The May 27 earthquake in Java seems not to have created much of a fundraising ripple. Compared to Hurricane Katrina and the Indian Ocean tsunami, it really didn't amount to much. An article in the Chronicle of Philanthropy takes a look at the issue: Charities Win Mixed Results From Appeals to Help Indonesian Earthquake Victims.
What's the problem? Donor fatigue? Timing (Memorial Day weekend)? Unsympathetic victims? Distance?
None of those things. The problem (if you can forgive me for calling this a problem) is a relatively low death toll.
It's a sad thing, but what drives U.S. media coverage of disasters around the world is death toll. And media coverage is what drives strong donor response to these things. Yes, that's just plain ugly. But it's the world we live in.
If you're in international relief fundraising, and wondering if you should spend a lot on raising funds for a given disaster, monitor the death toll. Or monitor the amount of mainstream media coverage. The geopolitical importance of the event, the depth of need, even the moral righteousness of standing with the victims -- those things don't drive attention to a disaster. It's all about death -- the more death, the more media attention.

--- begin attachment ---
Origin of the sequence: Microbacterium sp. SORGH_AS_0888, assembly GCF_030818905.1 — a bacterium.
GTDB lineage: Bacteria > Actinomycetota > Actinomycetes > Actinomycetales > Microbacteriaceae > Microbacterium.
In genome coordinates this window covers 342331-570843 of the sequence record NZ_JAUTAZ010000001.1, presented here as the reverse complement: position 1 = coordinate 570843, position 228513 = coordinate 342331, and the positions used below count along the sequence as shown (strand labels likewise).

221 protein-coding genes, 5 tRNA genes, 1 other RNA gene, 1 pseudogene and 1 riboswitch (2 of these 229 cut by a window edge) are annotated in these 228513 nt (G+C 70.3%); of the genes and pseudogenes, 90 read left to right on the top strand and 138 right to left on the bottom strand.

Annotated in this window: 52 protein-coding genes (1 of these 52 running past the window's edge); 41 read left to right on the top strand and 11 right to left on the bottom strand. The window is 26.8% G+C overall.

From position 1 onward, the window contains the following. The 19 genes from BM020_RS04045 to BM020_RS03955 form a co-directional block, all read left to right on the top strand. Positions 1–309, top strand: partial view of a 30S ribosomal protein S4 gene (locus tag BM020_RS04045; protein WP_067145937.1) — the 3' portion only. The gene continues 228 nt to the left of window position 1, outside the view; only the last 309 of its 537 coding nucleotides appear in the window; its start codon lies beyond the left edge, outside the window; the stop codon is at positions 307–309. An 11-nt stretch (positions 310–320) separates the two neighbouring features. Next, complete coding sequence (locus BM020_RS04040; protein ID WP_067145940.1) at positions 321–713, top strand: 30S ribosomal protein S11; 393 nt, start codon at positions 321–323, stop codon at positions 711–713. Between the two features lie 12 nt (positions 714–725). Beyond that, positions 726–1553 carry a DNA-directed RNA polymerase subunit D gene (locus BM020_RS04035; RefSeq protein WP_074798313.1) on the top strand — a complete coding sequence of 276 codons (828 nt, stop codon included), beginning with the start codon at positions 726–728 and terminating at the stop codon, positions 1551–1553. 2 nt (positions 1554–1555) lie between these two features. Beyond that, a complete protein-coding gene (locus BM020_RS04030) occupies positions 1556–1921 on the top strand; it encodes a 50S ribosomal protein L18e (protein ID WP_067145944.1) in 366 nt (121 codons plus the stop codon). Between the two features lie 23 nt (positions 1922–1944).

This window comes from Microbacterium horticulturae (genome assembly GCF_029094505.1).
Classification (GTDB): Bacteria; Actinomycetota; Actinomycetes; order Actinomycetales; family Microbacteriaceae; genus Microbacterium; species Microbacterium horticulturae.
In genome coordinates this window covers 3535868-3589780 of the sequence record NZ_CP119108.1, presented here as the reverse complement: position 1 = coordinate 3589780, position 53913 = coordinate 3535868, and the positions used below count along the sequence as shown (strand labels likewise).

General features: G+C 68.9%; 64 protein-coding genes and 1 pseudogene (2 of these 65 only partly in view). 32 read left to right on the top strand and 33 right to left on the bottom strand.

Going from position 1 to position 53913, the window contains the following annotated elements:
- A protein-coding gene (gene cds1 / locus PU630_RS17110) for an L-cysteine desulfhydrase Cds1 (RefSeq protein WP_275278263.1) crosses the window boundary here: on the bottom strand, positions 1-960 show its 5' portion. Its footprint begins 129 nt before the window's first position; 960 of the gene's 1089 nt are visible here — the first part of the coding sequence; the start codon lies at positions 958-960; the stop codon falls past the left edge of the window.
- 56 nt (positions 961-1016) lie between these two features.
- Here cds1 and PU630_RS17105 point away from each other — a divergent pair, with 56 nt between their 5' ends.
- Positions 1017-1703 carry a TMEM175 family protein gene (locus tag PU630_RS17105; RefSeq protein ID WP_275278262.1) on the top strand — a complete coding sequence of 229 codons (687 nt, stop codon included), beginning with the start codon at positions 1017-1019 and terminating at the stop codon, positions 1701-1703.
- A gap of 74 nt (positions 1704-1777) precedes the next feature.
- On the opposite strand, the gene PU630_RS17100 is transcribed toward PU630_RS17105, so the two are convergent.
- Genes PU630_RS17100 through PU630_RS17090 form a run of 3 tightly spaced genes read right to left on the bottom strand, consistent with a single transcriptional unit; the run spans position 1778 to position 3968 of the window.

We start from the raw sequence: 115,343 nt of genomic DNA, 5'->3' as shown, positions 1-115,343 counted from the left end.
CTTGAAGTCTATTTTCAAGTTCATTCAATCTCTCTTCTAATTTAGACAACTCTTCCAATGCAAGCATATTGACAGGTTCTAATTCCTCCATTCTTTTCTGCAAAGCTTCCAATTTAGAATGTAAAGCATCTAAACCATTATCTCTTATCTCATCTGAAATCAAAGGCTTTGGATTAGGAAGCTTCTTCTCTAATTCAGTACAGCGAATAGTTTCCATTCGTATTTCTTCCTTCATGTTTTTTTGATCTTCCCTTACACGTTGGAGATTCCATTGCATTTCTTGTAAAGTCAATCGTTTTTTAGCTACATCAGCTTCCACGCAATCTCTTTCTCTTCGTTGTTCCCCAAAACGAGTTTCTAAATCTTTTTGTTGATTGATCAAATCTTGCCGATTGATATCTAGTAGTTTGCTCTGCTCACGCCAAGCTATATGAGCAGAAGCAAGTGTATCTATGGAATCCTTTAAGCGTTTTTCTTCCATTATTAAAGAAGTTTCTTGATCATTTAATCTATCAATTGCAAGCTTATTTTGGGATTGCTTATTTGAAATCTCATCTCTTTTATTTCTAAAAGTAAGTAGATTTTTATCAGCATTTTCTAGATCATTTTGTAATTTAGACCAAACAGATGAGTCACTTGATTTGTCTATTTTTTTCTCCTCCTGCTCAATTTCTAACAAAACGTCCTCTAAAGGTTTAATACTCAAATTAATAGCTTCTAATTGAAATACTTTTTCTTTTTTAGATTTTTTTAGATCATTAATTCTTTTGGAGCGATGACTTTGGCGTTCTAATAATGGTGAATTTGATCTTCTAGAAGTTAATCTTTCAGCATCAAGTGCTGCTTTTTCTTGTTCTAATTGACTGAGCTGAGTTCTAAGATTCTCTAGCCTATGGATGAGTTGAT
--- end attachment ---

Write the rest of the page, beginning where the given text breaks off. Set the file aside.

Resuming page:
(For more factors that drive donor response to disasters, see What makes donors respond to disasters?)
On the other hand, the Chronicle article shows that a number of organizations have been able to quickly raise funds for the Indonesia quake online. This is where the internet really does its job: It's fast, and can be in people's inboxes while the story is still hot. So a disaster that may be "too small" for a response through traditional media may still work well for online response.